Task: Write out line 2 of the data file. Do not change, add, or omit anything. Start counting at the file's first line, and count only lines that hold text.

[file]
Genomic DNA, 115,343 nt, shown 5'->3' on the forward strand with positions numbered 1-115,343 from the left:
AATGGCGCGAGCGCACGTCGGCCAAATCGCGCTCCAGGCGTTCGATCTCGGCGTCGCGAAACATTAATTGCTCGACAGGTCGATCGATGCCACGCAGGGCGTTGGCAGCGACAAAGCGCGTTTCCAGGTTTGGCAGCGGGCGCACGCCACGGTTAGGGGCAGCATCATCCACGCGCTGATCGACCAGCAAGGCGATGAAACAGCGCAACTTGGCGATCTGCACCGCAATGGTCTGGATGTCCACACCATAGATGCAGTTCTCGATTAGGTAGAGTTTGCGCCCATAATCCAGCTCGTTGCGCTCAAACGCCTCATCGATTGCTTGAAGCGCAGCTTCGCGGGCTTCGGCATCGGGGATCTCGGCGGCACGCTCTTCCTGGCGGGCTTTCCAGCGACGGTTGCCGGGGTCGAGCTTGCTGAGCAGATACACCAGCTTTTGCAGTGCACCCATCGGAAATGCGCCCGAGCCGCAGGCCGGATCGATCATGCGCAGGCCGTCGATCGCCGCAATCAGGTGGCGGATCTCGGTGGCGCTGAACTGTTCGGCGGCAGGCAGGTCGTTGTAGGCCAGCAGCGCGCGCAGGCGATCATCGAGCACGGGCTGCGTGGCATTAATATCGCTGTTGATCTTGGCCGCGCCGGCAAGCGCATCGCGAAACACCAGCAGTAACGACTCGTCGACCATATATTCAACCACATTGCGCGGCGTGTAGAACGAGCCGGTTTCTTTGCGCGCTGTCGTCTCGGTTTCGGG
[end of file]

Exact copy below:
AATGGCGCGAGCGCACGTCGGCCAAATCGCGCTCCAGGCGTTCGATCTCGGCGTCGCGAAACATTAATTGCTCGACAGGTCGATCGATGCCACGCAGGGCGTTGGCAGCGACAAAGCGCGTTTCCAGGTTTGGCAGCGGGCGCACGCCACGGTTAGGGGCAGCATCATCCACGCGCTGATCGACCAGCAAGGCGATGAAACAGCGCAACTTGGCGATCTGCACCGCAATGGTCTGGATGTCCACACCATAGATGCAGTTCTCGATTAGGTAGAGTTTGCGCCCATAATCCAGCTCGTTGCGCTCAAACGCCTCATCGATTGCTTGAAGCGCAGCTTCGCGGGCTTCGGCATCGGGGATCTCGGCGGCACGCTCTTCCTGGCGGGCTTTCCAGCGACGGTTGCCGGGGTCGAGCTTGCTGAGCAGATACACCAGCTTTTGCAGTGCACCCATCGGAAATGCGCCCGAGCCGCAGGCCGGATCGATCATGCGCAGGCCGTCGATCGCCGCAATCAGGTGGCGGATCTCGGTGGCGCTGAACTGTTCGGCGGCAGGCAGGTCGTTGTAGGCCAGCAGCGCGCGCAGGCGATCATCGAGCACGGGCTGCGTGGCATTAATATCGCTGTTGATCTTGGCCGCGCCGGCAAGCGCATCGCGAAACACCAGCAGTAACGACTCGTCGACCATATATTCAACCACATTGCGCGGCGTGTAGAACGAGCCGGTTTCTTTGCGCGCTGTCGTCTCGGTTTCGGG